For the full transcript of his speech see https://www.jfklibrary.org/Research/Research-Aids/JFK-Speeches/American-Newspaper-Publishers-Association_19610427.aspx.
 The term accountability is being treated, as far as I can see, as synonymous and partially co-extensive with the terms ‘responsibility’, ‘answerability’ and ‘responsiveness’; for more discussion see D Oliver, Government in the United Kingdom – The search for accountability (Open Univ. Press 1991); Jackson, Making Juries Accountable (n. 8), p. 483, gives the following definition: “Accountability may be defined as the duty of a public decision maker to explain, legitimate and justify a decision and to make amends where a decision causes injustice and harm”.
 DM Kahan/DA Hoffman/D Braman, Whose Eyes Are You Going to Believe? Scott v. Harris and the Perils of Cognitive Illiberalism, in: 122 Harvard Law Review (2009), pp. 838–906 (902), for a similar argument.
 Jackson, Making Juries Accountable (n. 8), p. 488.
 J Bentham, The Works of Jeremy Bentham vol. 4, 1843, p. 316.
 It can only be seen as a political scandal of our time that TTIP (Transatlantic Trade and Investment Partnership) negotiations between the EU and US authorities remain secret until after the negotiations are completed, although the affected areas include subjects of vital importance such as health and food safety.
 See S Doran, Trial by Jury, in: Mike McConville and Geoffrey Wilson (eds.), The handbook of the criminal justice process (Oxford, Oxford University Press, 2002), p. 380.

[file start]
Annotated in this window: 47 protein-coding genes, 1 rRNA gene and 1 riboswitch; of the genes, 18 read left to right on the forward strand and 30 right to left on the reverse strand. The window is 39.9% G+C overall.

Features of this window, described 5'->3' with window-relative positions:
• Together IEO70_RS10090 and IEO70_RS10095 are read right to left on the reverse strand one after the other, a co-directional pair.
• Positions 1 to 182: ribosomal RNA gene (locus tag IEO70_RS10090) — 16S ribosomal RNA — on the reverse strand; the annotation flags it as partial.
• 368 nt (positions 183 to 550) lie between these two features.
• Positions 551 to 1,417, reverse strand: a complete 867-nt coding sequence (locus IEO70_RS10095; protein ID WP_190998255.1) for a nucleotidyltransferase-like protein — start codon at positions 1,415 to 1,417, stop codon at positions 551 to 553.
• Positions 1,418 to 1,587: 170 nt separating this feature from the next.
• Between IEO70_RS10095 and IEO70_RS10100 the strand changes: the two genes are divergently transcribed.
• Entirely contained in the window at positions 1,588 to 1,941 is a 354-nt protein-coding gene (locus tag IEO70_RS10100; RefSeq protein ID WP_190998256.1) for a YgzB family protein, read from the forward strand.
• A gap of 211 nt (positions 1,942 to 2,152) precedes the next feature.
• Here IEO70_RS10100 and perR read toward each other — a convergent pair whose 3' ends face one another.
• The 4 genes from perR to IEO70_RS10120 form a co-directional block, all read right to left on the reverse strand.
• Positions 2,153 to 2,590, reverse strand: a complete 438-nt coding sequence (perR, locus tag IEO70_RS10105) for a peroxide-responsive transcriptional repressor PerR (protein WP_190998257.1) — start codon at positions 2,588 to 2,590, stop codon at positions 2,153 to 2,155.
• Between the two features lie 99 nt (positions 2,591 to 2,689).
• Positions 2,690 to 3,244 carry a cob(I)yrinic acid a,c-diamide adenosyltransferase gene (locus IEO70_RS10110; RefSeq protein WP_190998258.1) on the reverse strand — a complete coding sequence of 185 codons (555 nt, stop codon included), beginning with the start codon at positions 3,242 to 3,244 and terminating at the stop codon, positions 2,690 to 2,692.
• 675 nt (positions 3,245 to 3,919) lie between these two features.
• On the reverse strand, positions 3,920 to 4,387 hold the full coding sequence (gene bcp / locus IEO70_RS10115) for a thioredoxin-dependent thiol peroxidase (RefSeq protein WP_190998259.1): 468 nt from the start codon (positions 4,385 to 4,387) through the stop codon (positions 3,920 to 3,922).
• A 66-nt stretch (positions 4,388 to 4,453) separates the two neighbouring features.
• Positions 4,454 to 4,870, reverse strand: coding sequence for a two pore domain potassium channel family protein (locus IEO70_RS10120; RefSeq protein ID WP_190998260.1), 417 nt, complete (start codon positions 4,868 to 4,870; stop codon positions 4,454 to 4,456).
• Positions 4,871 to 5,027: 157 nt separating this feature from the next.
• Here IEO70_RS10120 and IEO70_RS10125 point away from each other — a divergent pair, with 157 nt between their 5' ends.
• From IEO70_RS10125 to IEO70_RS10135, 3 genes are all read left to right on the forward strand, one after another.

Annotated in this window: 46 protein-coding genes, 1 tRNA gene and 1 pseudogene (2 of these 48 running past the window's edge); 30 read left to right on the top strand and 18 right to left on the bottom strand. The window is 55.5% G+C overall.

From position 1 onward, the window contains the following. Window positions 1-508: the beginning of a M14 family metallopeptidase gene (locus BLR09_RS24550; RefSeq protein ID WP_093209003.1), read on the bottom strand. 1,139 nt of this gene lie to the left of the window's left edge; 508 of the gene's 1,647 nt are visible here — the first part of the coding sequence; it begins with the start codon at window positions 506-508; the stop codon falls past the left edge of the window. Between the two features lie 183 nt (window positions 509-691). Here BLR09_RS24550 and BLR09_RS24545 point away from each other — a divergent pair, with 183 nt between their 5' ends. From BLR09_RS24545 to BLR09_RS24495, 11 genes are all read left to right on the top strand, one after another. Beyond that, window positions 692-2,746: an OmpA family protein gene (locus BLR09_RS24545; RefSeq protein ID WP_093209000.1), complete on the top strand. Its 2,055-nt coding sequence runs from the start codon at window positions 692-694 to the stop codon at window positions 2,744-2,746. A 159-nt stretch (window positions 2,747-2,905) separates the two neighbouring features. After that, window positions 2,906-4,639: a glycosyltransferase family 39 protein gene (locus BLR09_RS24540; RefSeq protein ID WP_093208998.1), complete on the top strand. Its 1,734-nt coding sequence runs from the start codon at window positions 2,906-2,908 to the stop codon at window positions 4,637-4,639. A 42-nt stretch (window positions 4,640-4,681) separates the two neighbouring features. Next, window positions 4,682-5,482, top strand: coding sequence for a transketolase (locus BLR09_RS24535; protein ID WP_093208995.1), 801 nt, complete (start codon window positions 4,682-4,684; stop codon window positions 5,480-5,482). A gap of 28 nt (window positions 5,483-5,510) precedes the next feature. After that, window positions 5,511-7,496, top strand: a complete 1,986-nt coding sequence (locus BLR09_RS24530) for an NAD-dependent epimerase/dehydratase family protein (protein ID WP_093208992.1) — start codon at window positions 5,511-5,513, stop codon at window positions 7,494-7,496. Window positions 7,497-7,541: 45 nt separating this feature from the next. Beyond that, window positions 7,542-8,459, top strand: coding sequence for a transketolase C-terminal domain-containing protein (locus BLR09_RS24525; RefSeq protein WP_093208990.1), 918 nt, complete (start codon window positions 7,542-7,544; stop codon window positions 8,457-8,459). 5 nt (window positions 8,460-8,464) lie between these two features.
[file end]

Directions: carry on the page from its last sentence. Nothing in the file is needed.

F Schauer, Giving Reasons (1995), in: 47 Stanford Law Review, pp. 633–659 (634).
 P Roberts, ‘Introduction’, in: Roberts (ed.), Theoretical Foundations of Criminal Trial Procedure, 2014, p. xxv.
 C Roxin, B Schünemann, Strafverfahrensrecht, 27. ed., Munich 2012, § 2, para 1.
 See A Goldman, The Sciences and Epistemology, in: PK Moser (ed.), Oxford Handbook of Epistemology, Published to Oxford Scholarship Online: November 2003, 147; Thayer, Treatise on Evidence (n. 1), 270, calls our Law of Evidence “emphatically, a rational system”. T Anderson, D Schum, W Twining, Analysis of Evidence, 2nd ed. (Cambridge: Cambridge University Press, 2005), 78, remind us that the assumption “upon which evidence scholars have based their work for two centuries is ‘the Rationalist Tradition”.
 See Lerner/Tetlock, Accountability (n. 9), pp. 262–63 for more discussion.
 Jackson, Making Juries Accountable (n. 8), p. 484.
 J Jackson, Unbecoming Jurors and Unreasoned Verdicts: Realising Integrity in the Jury Room, in: J. Hunter/ P. Roberts/P. Young/N.M. Simon/D. Dixon (eds.), The Integrity of Criminal Process: From Theory to Practice (Hart Publishing, 2016), pp. 281–307: “There is a difference between an accused understanding what evidence has been accepted in order to lead to his or her conviction, why that evidence has been accepted and how the decision was actually reached.”
 Lord Woolf, Lord Chief Justice of England, The Times, January 30, 2001.
 M Williams, Scepticism without Theory, in: 41 The Review of Metaphysics (1988), pp. 547–588 (570).
 Lerner/Tetlock, Accountability (n. 9), p. 257.
 GH Mead, The Self and the Organism, Section 18, in: CW Morris (ed.), in Mind Self and Society from the Standpoint of a Social Behaviorist (Chicago: University of Chicago, 1934), pp. 135–144 (141).
 This argument goes back to Pyrrhonism and the Hellenistic Epistemology, see Sextus Empiricus, Outlines of Pyrrhonism 1.90.
 Thayer, Treatise on Evidence (n. 1), p. 198.
 The Review (n. 2), para 1.
 Jackson, Making Juries Accountable (n. 8), p. 486.
 Thayer, Treatise on Evidence (n. 1), p. 269.
 H.L.A. Hart, The Concept of Law, 2nd ed., 1994, Clarendon Press: Oxford, p. 121.
 Schauer, Giving Reasons (n. 20), p. 648.
 It is possible and highly likely that different fact-finders are acting in accordance with a rule (standard of proof). However, it cannot be meaningfully asserted that these fact-finders are following a rule, unless each and every one of them makes their reasons public.
 Note that we should not confuse simplicity with superficiality.